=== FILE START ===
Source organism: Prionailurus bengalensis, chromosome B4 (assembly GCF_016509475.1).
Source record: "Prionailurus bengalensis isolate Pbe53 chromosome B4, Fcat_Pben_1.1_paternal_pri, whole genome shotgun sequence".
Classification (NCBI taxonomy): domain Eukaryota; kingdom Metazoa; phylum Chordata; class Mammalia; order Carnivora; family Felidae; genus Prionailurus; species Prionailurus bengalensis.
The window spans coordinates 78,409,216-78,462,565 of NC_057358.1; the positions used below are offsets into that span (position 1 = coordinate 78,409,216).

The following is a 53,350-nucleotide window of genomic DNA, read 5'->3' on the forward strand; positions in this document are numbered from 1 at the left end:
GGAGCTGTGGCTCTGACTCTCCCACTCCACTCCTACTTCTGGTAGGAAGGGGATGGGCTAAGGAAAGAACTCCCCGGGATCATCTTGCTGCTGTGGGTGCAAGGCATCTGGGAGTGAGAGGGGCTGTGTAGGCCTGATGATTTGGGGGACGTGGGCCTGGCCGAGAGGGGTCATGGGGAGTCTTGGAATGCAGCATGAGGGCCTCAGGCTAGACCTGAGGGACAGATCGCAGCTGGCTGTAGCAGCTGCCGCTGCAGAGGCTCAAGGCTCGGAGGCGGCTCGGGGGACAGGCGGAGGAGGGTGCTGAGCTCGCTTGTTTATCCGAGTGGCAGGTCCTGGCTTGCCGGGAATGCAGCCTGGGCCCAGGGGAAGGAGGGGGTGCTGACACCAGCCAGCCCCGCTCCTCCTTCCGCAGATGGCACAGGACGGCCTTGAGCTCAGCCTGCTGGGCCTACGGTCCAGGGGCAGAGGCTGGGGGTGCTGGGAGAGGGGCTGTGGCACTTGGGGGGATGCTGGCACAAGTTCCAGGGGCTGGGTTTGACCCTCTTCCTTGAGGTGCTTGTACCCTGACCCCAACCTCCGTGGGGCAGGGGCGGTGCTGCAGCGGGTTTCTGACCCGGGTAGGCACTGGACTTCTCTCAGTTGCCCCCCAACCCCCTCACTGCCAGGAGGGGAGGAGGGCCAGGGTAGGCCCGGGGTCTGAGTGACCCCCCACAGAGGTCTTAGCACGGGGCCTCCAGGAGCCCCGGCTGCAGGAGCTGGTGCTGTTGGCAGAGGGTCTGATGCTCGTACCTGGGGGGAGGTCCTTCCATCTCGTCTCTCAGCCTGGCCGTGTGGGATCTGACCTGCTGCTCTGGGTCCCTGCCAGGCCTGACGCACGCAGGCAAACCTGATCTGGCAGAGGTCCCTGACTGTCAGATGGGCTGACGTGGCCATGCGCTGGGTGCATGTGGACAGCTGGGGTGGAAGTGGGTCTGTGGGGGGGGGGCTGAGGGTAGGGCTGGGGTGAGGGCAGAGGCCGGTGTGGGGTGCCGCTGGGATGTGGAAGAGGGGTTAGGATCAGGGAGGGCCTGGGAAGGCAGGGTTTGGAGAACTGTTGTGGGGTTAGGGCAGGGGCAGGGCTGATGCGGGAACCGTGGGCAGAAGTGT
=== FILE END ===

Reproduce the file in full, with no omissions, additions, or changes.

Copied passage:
Source organism: Prionailurus bengalensis, chromosome B4 (assembly GCF_016509475.1).
Source record: "Prionailurus bengalensis isolate Pbe53 chromosome B4, Fcat_Pben_1.1_paternal_pri, whole genome shotgun sequence".
Classification (NCBI taxonomy): domain Eukaryota; kingdom Metazoa; phylum Chordata; class Mammalia; order Carnivora; family Felidae; genus Prionailurus; species Prionailurus bengalensis.
The window spans coordinates 78,409,216-78,462,565 of NC_057358.1; the positions used below are offsets into that span (position 1 = coordinate 78,409,216).

The following is a 53,350-nucleotide window of genomic DNA, read 5'->3' on the forward strand; positions in this document are numbered from 1 at the left end:
GGAGCTGTGGCTCTGACTCTCCCACTCCACTCCTACTTCTGGTAGGAAGGGGATGGGCTAAGGAAAGAACTCCCCGGGATCATCTTGCTGCTGTGGGTGCAAGGCATCTGGGAGTGAGAGGGGCTGTGTAGGCCTGATGATTTGGGGGACGTGGGCCTGGCCGAGAGGGGTCATGGGGAGTCTTGGAATGCAGCATGAGGGCCTCAGGCTAGACCTGAGGGACAGATCGCAGCTGGCTGTAGCAGCTGCCGCTGCAGAGGCTCAAGGCTCGGAGGCGGCTCGGGGGACAGGCGGAGGAGGGTGCTGAGCTCGCTTGTTTATCCGAGTGGCAGGTCCTGGCTTGCCGGGAATGCAGCCTGGGCCCAGGGGAAGGAGGGGGTGCTGACACCAGCCAGCCCCGCTCCTCCTTCCGCAGATGGCACAGGACGGCCTTGAGCTCAGCCTGCTGGGCCTACGGTCCAGGGGCAGAGGCTGGGGGTGCTGGGAGAGGGGCTGTGGCACTTGGGGGGATGCTGGCACAAGTTCCAGGGGCTGGGTTTGACCCTCTTCCTTGAGGTGCTTGTACCCTGACCCCAACCTCCGTGGGGCAGGGGCGGTGCTGCAGCGGGTTTCTGACCCGGGTAGGCACTGGACTTCTCTCAGTTGCCCCCCAACCCCCTCACTGCCAGGAGGGGAGGAGGGCCAGGGTAGGCCCGGGGTCTGAGTGACCCCCCACAGAGGTCTTAGCACGGGGCCTCCAGGAGCCCCGGCTGCAGGAGCTGGTGCTGTTGGCAGAGGGTCTGATGCTCGTACCTGGGGGGAGGTCCTTCCATCTCGTCTCTCAGCCTGGCCGTGTGGGATCTGACCTGCTGCTCTGGGTCCCTGCCAGGCCTGACGCACGCAGGCAAACCTGATCTGGCAGAGGTCCCTGACTGTCAGATGGGCTGACGTGGCCATGCGCTGGGTGCATGTGGACAGCTGGGGTGGAAGTGGGTCTGTGGGGGGGGGGCTGAGGGTAGGGCTGGGGTGAGGGCAGAGGCCGGTGTGGGGTGCCGCTGGGATGTGGAAGAGGGGTTAGGATCAGGGAGGGCCTGGGAAGGCAGGGTTTGGAGAACTGTTGTGGGGTTAGGGCAGGGGCAGGGCTGATGCGGGAACCGTGGGCAGAAGTGT